Masi Costasera Amarone Classico 2009
Other Red Blends from Veneto, Italy
Proud, majestic, complex and exuberant: this is Masi's gentle giant. A benchmark for the Amarone category, which, together with Barolo and Brunello, makes up the aristocracy of the Italian wine world.
Wine Enthusiast - "From one of Amarone’s premier producers, this delicious Amarone delivers generous black cherry flavors, with hints of raisin, white pepper, nutmeg and chocolate. It’s soft and round, with smooth, velvety tannins and compelling intensity. "
Wilfred Wong of Wine.com - "One of the finest Amarones, I have tasted over the last two decades, the 2009 Masi Costasera offers a powerful palate presence. The wine's finish stays elegant and smooth making it an ideal choice with a triple crème blue-veined cheese. Drinks very nicely now. (Tasted: September 12, 2016, San Francisco, CA) "
The Wine Advocate - "The 2009 Amarone della Valpolicella Classico Costasera is a richly layered Amarone that shows youthful energy and budding complexity despite the fact it is only at the beginning of its evolutionary course. Immediate layers of dried fruit and pressed blackberry peel back to reveal etched mineral tones, loads of tobacco, exotic spice and even a hint of bitter chocolate. Like many of the best Amarones on the market, this wine is distinguished by its exceptional mouthfeel: Softness, thickness, sweetness and dark concentration are among its best assets. Drink 2015-2024. "
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Masi's production strategy aims to emphasize the personality of each single product, while maintaining a recognizable Venetian style. In 1958, Masi was in the forefront of the work to identify the historic "cru" vineyard sites for Amarone. In 1964, Campofiorin was the first in a new category of wines, reinventing the technique of double fermentation and continually updating it. Masi has also updated the style of Amarone, using new appassimento and vinification technologies.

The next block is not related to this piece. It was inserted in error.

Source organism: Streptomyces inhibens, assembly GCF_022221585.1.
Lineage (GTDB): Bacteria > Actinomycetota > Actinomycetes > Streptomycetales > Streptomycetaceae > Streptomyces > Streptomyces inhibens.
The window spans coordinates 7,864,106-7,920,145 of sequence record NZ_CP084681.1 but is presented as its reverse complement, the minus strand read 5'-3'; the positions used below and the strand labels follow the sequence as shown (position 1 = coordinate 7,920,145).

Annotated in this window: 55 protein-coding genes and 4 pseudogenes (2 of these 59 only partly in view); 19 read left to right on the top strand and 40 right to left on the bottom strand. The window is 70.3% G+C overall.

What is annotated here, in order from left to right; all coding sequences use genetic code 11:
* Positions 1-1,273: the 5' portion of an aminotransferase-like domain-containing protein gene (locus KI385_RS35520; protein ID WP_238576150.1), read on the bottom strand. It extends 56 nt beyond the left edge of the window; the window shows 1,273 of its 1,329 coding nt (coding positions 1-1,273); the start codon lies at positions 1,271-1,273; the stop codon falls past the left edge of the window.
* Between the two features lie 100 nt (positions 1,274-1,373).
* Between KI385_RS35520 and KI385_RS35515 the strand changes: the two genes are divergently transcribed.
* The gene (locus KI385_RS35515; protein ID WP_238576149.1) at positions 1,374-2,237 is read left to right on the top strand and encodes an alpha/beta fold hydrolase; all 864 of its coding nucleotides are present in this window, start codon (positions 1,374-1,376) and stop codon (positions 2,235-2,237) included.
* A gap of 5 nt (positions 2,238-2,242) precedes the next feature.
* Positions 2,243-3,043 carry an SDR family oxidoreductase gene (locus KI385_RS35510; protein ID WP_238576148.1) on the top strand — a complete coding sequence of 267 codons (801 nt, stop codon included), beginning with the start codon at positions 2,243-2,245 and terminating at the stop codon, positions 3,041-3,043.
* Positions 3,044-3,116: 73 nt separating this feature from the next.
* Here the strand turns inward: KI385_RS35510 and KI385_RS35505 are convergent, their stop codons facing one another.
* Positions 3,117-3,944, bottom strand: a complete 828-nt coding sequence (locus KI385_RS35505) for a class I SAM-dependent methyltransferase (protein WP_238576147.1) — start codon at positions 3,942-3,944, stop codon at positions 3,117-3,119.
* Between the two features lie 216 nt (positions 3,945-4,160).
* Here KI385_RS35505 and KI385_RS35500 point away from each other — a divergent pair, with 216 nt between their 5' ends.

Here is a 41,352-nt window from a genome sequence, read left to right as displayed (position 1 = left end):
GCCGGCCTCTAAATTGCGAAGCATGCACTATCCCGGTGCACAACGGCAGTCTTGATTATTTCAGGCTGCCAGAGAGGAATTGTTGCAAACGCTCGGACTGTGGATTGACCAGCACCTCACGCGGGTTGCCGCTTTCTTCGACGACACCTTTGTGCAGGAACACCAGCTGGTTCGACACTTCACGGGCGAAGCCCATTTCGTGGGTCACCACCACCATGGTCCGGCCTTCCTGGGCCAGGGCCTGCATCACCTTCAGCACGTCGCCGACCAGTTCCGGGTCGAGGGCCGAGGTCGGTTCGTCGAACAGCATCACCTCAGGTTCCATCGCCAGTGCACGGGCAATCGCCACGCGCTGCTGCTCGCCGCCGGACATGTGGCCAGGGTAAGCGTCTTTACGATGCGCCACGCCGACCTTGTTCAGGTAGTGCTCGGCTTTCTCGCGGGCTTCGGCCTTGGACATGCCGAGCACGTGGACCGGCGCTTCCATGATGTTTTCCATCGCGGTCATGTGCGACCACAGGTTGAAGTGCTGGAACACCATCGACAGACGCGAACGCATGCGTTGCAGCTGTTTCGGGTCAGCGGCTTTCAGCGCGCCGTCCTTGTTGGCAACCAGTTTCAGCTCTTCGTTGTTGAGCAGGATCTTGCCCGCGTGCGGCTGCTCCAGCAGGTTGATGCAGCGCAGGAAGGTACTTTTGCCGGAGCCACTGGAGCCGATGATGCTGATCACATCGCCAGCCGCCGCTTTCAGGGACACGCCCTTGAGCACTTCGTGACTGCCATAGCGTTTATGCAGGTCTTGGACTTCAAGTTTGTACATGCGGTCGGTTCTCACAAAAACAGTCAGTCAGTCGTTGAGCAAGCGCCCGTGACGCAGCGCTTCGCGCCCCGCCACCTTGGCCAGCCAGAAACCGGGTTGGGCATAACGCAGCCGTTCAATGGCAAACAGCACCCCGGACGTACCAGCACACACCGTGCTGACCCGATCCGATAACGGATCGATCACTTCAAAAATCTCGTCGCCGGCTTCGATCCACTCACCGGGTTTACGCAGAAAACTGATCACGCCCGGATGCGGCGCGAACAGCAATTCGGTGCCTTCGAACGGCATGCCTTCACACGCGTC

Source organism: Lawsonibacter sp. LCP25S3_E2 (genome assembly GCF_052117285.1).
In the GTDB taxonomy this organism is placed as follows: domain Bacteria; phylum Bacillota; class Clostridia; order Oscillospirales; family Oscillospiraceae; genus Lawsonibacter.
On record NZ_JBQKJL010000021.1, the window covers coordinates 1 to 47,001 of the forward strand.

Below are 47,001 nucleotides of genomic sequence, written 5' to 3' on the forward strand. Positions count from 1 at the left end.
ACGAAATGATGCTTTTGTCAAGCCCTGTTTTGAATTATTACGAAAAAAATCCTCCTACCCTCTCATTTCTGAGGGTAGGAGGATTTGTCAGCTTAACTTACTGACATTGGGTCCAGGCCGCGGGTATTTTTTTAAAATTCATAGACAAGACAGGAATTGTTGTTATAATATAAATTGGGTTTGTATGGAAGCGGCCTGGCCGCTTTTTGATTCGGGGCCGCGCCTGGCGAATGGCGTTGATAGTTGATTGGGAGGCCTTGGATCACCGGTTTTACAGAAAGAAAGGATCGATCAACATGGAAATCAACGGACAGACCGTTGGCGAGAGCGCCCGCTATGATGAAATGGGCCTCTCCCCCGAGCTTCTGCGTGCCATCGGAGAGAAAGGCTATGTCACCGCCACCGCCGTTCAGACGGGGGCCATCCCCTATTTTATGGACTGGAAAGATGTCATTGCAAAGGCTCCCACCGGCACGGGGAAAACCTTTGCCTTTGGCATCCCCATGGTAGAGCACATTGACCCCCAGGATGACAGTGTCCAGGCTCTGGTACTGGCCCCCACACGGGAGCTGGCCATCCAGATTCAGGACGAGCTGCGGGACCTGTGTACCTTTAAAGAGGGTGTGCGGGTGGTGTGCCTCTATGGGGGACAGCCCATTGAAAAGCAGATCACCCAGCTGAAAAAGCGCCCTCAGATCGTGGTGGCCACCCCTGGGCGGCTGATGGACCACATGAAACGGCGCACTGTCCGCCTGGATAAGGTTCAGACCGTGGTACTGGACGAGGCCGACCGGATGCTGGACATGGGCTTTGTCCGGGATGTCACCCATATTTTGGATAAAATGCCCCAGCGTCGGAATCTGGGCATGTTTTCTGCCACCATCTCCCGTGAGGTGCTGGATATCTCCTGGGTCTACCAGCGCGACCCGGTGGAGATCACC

Masi wines are modern, attractive, well-balanced and easily identifiable; characteristics which have earned Masi recognition for having "revolutionized the art of wine-making in the Venetian region." Hugh Johnson defines Masi as "a touchstone for Veronese wines." View all Masi Wines
About VenetoView a map of Veneto wineries (vey-NEH-toe)
Notable FactsThe wine of Soave is most common white wine made here. Occasionally you can find an exceptional Soave, but for the most part the wine is easy-drinking and refreshingly pleasant. For the reds, the most popular are Amarone and Valpolicella – both made primarily from the good structured Corvina grape. While Amarone is always made in the recioto method (drying out the grapes to intensify the flavor), Valpolicella has a few different levels. Amarone is made from very ripe grapes, which are then dried and then pressed, producing an opulent, concentrated, full-bodied wine that has a distinctive and powerful taste that stays with you. Not for the lighter fare meal, this wine is almost port-like and delicious with cheese and/or dessert. Valpolicella can also be made in the recioto method, but it's more often found in a dry style – the wine goes up in rank, from Valpolicella to Valpolicella Classico to Valpolicella Classico Superiore. And finally, the bubbly of Veneto – Prosecco. Made from the same-named grape, Prosecco is less fizzy than Champagne and occasionally has a slight sweetness. It's absolutely delicious as a value aperitif.
A little ditty about Italy...This country has about as many wines as its had governments. With 20 different regions, hundreds of DOCs and even more indigenous varieties, the amount of wine made in Italy is mind-boggling. Most of the juice, however, remains in the country for thirsty Italians. Wine is food in Italy and its rare that a meal is consumed without a glass of vino. That said, it's not common to find many folks drinking wine without food either. In turn, it's a match, and a mighty good one at that. In fact, it's safe to say that Italian wine is a foodie wine – one that goes on the table for a myraid of meals.
For regions, the most popular are Tuscany (home of Chianti), Piedmont and the Tre-Venezie, which includes Veneto, Trentino Alto-Adige and Friuli. Other communes of note are in Southern Italy, and a few good wines are made elsewhere in the country. The islands of Sardinia and Sicily are members of the Italian winemaking community as well.
Customer ReviewsSign In to Add Your Review44.2 out of 5 stars
2 ratings, 1 with reviewChristineG - Cincinnati, OH55/9/2016StevePave - Prior Lake, MN33/19/2014
I love a great Amarone. This one in a 2006 vintage was very nice. Can't find it anymore. I tried this one with high hopes but was sadly let down. Perhaps the immaturity of it?? Not sure. Perhaps my expectations were too high. The 94 91 rating fooled me. Maybe a 01.
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